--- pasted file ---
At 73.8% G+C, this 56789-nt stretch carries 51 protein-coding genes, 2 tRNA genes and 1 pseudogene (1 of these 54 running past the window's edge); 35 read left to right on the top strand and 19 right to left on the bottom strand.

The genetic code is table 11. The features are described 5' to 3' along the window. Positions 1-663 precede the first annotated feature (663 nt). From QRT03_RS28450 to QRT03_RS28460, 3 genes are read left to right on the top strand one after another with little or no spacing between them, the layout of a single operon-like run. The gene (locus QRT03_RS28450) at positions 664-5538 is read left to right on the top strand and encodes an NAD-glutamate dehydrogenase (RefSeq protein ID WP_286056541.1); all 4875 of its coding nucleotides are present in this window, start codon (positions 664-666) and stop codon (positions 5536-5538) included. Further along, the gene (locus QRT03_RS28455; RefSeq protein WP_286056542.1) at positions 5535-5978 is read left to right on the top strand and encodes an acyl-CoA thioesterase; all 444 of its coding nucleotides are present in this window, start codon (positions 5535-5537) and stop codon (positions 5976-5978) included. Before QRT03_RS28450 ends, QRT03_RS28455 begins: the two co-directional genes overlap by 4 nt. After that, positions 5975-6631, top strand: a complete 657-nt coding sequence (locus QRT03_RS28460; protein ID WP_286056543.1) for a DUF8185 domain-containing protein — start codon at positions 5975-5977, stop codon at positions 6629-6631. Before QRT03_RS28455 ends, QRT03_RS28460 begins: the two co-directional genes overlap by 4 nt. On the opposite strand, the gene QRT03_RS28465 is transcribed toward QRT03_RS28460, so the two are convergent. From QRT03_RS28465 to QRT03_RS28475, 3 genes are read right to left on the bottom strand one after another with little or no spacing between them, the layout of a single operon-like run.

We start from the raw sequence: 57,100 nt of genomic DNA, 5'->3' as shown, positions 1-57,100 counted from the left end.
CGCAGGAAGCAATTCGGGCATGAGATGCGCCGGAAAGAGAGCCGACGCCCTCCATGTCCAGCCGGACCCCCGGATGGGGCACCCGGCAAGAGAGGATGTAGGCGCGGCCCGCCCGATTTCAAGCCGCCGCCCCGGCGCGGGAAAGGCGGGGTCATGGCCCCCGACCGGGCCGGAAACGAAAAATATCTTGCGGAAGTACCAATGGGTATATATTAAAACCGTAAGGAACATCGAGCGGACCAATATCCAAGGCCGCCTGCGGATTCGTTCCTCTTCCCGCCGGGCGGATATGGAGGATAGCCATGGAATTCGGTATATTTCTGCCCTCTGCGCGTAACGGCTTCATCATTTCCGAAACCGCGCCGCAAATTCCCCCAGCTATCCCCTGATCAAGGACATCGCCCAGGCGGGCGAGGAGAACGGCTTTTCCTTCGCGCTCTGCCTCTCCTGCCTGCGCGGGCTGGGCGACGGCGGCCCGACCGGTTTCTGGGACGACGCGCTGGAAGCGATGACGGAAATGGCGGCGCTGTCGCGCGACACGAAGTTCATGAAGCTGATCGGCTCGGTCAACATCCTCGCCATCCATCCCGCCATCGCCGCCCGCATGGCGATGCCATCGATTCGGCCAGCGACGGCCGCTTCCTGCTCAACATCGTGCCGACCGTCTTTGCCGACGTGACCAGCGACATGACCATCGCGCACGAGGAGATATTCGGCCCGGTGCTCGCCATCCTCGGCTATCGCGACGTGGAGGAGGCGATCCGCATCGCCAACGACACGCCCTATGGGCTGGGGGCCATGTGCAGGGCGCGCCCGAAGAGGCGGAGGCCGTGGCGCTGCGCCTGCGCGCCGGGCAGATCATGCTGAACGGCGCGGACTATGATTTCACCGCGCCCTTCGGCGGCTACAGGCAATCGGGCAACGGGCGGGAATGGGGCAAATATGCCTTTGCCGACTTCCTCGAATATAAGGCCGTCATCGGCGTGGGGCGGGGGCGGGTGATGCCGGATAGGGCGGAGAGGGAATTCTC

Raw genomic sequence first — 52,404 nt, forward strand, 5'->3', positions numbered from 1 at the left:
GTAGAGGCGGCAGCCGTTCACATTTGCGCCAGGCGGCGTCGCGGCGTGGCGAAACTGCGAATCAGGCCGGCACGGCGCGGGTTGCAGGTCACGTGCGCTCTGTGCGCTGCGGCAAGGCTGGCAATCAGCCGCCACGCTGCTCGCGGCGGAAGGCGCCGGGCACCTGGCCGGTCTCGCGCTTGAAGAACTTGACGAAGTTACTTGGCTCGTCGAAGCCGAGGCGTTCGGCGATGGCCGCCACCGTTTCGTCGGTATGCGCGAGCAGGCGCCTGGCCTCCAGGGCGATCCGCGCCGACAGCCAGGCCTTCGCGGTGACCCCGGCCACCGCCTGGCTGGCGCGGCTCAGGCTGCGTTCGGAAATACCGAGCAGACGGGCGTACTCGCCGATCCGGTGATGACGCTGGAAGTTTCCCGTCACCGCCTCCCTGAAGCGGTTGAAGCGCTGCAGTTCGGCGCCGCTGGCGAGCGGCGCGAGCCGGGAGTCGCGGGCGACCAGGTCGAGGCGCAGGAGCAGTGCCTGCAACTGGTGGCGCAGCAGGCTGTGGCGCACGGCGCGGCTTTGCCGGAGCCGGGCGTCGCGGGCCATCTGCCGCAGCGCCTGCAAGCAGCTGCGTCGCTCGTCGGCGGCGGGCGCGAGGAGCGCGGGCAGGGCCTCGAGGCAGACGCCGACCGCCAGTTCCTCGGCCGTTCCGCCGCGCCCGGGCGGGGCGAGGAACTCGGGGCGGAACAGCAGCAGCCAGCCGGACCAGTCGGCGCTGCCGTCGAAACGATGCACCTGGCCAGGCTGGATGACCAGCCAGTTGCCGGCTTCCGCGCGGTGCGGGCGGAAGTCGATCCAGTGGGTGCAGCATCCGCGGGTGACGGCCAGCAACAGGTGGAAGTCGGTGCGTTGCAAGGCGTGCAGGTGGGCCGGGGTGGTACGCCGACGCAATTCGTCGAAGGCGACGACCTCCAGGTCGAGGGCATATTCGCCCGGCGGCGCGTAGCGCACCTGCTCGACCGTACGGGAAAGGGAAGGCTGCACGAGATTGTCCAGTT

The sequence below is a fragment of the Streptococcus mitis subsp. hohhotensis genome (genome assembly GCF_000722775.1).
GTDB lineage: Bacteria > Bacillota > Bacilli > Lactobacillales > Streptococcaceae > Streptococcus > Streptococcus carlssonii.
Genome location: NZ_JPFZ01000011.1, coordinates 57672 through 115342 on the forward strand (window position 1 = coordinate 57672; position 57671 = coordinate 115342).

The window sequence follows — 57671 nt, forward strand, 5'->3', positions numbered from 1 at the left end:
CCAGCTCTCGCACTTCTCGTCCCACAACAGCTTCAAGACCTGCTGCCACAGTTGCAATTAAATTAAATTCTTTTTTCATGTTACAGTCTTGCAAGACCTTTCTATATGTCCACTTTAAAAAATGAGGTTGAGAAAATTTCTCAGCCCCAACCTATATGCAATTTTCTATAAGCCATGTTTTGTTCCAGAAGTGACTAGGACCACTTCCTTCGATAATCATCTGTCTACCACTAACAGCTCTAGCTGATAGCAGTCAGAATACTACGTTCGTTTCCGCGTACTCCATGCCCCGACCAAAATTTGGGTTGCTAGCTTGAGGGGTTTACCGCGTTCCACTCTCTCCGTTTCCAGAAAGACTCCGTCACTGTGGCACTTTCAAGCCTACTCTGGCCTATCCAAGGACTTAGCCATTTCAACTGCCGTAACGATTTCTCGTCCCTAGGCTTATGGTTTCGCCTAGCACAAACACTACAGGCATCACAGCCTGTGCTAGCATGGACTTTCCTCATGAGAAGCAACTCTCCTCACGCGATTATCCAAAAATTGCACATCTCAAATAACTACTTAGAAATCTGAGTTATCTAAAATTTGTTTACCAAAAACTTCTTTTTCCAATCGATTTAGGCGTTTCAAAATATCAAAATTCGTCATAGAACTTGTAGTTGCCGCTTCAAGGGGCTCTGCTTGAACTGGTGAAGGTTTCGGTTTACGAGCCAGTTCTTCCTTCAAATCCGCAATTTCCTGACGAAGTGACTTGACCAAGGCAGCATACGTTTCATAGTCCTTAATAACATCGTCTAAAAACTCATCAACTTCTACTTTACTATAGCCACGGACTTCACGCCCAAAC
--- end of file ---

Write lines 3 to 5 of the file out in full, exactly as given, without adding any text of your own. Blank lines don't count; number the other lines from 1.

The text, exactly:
We start from the raw sequence: 57,100 nt of genomic DNA, 5'->3' as shown, positions 1-57,100 counted from the left end.
CGCAGGAAGCAATTCGGGCATGAGATGCGCCGGAAAGAGAGCCGACGCCCTCCATGTCCAGCCGGACCCCCGGATGGGGCACCCGGCAAGAGAGGATGTAGGCGCGGCCCGCCCGATTTCAAGCCGCCGCCCCGGCGCGGGAAAGGCGGGGTCATGGCCCCCGACCGGGCCGGAAACGAAAAATATCTTGCGGAAGTACCAATGGGTATATATTAAAACCGTAAGGAACATCGAGCGGACCAATATCCAAGGCCGCCTGCGGATTCGTTCCTCTTCCCGCCGGGCGGATATGGAGGATAGCCATGGAATTCGGTATATTTCTGCCCTCTGCGCGTAACGGCTTCATCATTTCCGAAACCGCGCCGCAAATTCCCCCAGCTATCCCCTGATCAAGGACATCGCCCAGGCGGGCGAGGAGAACGGCTTTTCCTTCGCGCTCTGCCTCTCCTGCCTGCGCGGGCTGGGCGACGGCGGCCCGACCGGTTTCTGGGACGACGCGCTGGAAGCGATGACGGAAATGGCGGCGCTGTCGCGCGACACGAAGTTCATGAAGCTGATCGGCTCGGTCAACATCCTCGCCATCCATCCCGCCATCGCCGCCCGCATGGCGATGCCATCGATTCGGCCAGCGACGGCCGCTTCCTGCTCAACATCGTGCCGACCGTCTTTGCCGACGTGACCAGCGACATGACCATCGCGCACGAGGAGATATTCGGCCCGGTGCTCGCCATCCTCGGCTATCGCGACGTGGAGGAGGCGATCCGCATCGCCAACGACACGCCCTATGGGCTGGGGGCCATGTGCAGGGCGCGCCCGAAGAGGCGGAGGCCGTGGCGCTGCGCCTGCGCGCCGGGCAGATCATGCTGAACGGCGCGGACTATGATTTCACCGCGCCCTTCGGCGGCTACAGGCAATCGGGCAACGGGCGGGAATGGGGCAAATATGCCTTTGCCGACTTCCTCGAATATAAGGCCGTCATCGGCGTGGGGCGGGGGCGGGTGATGCCGGATAGGGCGGAGAGGGAATTCTC

Raw genomic sequence first — 52,404 nt, forward strand, 5'->3', positions numbered from 1 at the left: